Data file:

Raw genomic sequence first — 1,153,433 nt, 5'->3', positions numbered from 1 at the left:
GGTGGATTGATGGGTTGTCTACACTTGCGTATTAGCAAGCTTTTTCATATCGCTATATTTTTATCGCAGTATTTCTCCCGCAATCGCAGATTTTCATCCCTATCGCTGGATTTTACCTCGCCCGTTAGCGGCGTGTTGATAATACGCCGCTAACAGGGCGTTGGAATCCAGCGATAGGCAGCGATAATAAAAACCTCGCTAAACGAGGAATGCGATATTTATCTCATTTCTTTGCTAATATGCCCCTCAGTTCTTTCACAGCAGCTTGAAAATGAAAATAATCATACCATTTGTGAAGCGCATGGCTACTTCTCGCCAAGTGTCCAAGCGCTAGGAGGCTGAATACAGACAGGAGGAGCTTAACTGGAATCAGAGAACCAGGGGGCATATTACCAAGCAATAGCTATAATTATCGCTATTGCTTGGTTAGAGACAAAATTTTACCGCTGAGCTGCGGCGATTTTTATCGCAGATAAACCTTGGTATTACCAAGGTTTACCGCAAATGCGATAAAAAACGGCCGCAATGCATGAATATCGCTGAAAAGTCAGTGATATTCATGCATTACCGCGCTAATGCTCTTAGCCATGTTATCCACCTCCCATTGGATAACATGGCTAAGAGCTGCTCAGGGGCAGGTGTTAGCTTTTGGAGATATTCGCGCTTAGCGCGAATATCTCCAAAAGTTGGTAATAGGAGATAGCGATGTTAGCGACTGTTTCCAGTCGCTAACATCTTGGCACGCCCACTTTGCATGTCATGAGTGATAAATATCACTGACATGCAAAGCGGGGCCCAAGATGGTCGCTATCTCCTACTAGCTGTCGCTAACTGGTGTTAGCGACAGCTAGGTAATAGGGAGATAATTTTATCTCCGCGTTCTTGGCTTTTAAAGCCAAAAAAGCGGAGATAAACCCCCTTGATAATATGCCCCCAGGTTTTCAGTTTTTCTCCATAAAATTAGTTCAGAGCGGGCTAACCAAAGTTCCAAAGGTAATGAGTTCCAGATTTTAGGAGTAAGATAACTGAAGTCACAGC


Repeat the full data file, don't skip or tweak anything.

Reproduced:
Raw genomic sequence first — 1,153,433 nt, 5'->3', positions numbered from 1 at the left:
GGTGGATTGATGGGTTGTCTACACTTGCGTATTAGCAAGCTTTTTCATATCGCTATATTTTTATCGCAGTATTTCTCCCGCAATCGCAGATTTTCATCCCTATCGCTGGATTTTACCTCGCCCGTTAGCGGCGTGTTGATAATACGCCGCTAACAGGGCGTTGGAATCCAGCGATAGGCAGCGATAATAAAAACCTCGCTAAACGAGGAATGCGATATTTATCTCATTTCTTTGCTAATATGCCCCTCAGTTCTTTCACAGCAGCTTGAAAATGAAAATAATCATACCATTTGTGAAGCGCATGGCTACTTCTCGCCAAGTGTCCAAGCGCTAGGAGGCTGAATACAGACAGGAGGAGCTTAACTGGAATCAGAGAACCAGGGGGCATATTACCAAGCAATAGCTATAATTATCGCTATTGCTTGGTTAGAGACAAAATTTTACCGCTGAGCTGCGGCGATTTTTATCGCAGATAAACCTTGGTATTACCAAGGTTTACCGCAAATGCGATAAAAAACGGCCGCAATGCATGAATATCGCTGAAAAGTCAGTGATATTCATGCATTACCGCGCTAATGCTCTTAGCCATGTTATCCACCTCCCATTGGATAACATGGCTAAGAGCTGCTCAGGGGCAGGTGTTAGCTTTTGGAGATATTCGCGCTTAGCGCGAATATCTCCAAAAGTTGGTAATAGGAGATAGCGATGTTAGCGACTGTTTCCAGTCGCTAACATCTTGGCACGCCCACTTTGCATGTCATGAGTGATAAATATCACTGACATGCAAAGCGGGGCCCAAGATGGTCGCTATCTCCTACTAGCTGTCGCTAACTGGTGTTAGCGACAGCTAGGTAATAGGGAGATAATTTTATCTCCGCGTTCTTGGCTTTTAAAGCCAAAAAAGCGGAGATAAACCCCCTTGATAATATGCCCCCAGGTTTTCAGTTTTTCTCCATAAAATTAGTTCAGAGCGGGCTAACCAAAGTTCCAAAGGTAATGAGTTCCAGATTTTAGGAGTAAGATAACTGAAGTCACAGC